(Sydney White (centre), playing the role of Carrie White, the protagonist, in Cardinal Music Productions presentation of Carrie The Musical, is surrounded by some of her high school classmates, on the play’s opening night at the Green Room Theatre at E.J. Lajeunesse High School in Windsor, Ontario, on Friday, July 5, 2019. Photo above by Robert Tuomi / Eyes On Windsor.)
It may not sound quite right, but Cardinal Music Productions presentation of horror master Stephen King’s Carrie the Musical, serves up a spectacular sequence of songs and dances with a cast, nineteen voices strong, who move about the stage in perfect choreography and gather for various rousing chorus numbers.
Then there are the solos that soar aptly and sensationally sung by Carrie White herself, played by the highly impressive Sydney White, and school mates the stalwart Nick Palazzolo, in the role of Tommy Ross, and the statuesque Regan White as Sue Snell.
Carrie’s story is one of sadness, the odd person out, the whipping girl for her whole high school. This is dramatically illustrated by her first period happening in a gym shower room. That she doesn’t fully understand her womanhood makes her the subject of school scuttlebutt and innumerable jokes.
But she is different. She not only has resolve but discovers a significant telekinetic ability. With this power, when push comes to shove, she will deliver the ultimate revenge.
But before that happens, the story follows her transformation from outcast to prom queen. Director Joe Cardinal tells Eyes On Windsor the play is really mostly about the music and, to be honest, musicals are not usually scary, so there is much to enjoy as the plot progresses to the point Carrie’s circumstances change so much she turns up at the prom on the arms of Tommy.
The reason for the connection between the two is a pang of conscience on the part of Sue, Tommy’s girlfriend and love interest. Carrie’s treatment by her peers upsets Sue to no end, enough to convince Tommy to be Carrie’s prom escort. The day before, in a heartwarming scene, Tommy recreates the prom solely for Sue.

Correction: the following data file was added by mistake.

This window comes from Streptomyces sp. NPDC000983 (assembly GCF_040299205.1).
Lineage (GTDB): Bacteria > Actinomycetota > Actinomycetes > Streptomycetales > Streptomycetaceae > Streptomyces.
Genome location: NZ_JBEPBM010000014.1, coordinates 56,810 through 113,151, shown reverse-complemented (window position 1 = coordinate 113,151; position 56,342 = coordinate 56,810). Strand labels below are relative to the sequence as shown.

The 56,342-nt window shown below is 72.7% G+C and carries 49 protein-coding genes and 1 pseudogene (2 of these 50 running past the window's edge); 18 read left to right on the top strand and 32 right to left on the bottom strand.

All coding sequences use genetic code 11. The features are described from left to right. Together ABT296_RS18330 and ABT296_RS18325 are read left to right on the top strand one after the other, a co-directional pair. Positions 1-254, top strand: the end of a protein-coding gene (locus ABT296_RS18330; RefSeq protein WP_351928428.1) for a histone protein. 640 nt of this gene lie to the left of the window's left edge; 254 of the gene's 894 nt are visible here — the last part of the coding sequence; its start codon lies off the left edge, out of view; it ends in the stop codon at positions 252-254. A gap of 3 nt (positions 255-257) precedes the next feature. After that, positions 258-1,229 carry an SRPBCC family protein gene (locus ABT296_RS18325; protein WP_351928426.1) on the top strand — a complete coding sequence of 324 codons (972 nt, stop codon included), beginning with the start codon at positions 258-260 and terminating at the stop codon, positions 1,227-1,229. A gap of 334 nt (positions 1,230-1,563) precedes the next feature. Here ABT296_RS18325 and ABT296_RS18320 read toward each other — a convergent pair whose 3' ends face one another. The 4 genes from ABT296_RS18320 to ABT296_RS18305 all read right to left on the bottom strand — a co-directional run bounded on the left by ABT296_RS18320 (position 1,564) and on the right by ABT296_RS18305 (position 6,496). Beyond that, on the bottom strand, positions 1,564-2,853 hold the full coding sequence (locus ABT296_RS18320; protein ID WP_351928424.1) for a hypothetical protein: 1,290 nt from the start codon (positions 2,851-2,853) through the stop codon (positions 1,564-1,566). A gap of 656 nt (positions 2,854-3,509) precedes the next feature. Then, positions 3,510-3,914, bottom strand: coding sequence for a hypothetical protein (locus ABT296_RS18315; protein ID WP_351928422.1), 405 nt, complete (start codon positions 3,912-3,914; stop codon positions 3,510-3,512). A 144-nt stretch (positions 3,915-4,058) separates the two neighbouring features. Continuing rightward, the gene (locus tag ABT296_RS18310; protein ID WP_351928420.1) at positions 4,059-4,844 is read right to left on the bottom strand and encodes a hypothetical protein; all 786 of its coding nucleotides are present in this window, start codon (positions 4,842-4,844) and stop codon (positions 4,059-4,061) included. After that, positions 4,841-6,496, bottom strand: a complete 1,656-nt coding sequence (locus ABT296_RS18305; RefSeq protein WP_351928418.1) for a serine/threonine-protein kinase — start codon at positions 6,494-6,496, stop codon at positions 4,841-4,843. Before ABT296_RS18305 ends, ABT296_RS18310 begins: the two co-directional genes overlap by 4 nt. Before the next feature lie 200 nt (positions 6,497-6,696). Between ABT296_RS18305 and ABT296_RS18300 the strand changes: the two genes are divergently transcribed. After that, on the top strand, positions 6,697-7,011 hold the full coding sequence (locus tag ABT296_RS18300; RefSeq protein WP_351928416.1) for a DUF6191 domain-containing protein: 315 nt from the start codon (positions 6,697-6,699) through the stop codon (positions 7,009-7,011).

Her decision to give up her prom might well have been a stroke of genius, at least on the part of Stephen King in a classic King turn of events.
Like any good story there are indications of what is to come. In Carrie, a recurring scene has Sue being interrogated for what happened at the prom after Carrie and Ross are crowned the night’s royal couple and after a little something orchestrated by Carrie’s nemesis Chris Hargensen. It bears asking why one of the school’s “it” girls would even care about a loser like Carrie. It is a good question. The answer lies in the particular arrogance of Chris’ personality, a role Serena Barr plays with considerable passion and some very good dance moves.
Carrie, it turns out, is probably the reason Chris is forbidden from attending the prom with her beau Billy Nolan, a part taken on by Owen Bortolin. Revenge is about to be served, but it will meet its match.
What happens at the prom takes the play into a dark corner of Stephen King’s world which plays out amid particularly accentuated lighting and super charged emotions making for a less than predictable ending and a good reason to take in this worthy effort just to see how it turns out.
Carrie, The Musical, is directed by Joseph Anthony Cardinal, the principal of Cardinal Music Productions, now in its fifteenth year of delivering outstanding performances. Drew Beaudoin handles musical direction while Nina Clare Fasullo is the master choreographer who plotted to perfection the frenzy of action on the stage.
The play adapted from Stephen King’s horror novel and will run in the Green Room Theatre at E.J. Lajeunesse High School at 600 E.C. Row Avenue W, on July 5, 6, 7, 12, 13, & 14. Shows take place at 8pm on Friday and Saturday, and 2pm on Sunday. Tickets are $25 for general seating and available at the Cardinal Music box office at 2569-B Jefferson Blvd. or by calling 519-944-5800.
Article by Robert Tuomi
For over a decade, Robert has covered local news and community events. Initially as a contributor to CBC Radio’s local morning show and then as the long-time producer and host of CJAM’s The Rest of the News and as a journalist at the Windsor Square. A graduate of the Nikon School of Photography he enjoys illustrating his reports with what he sees through his camera’s lens.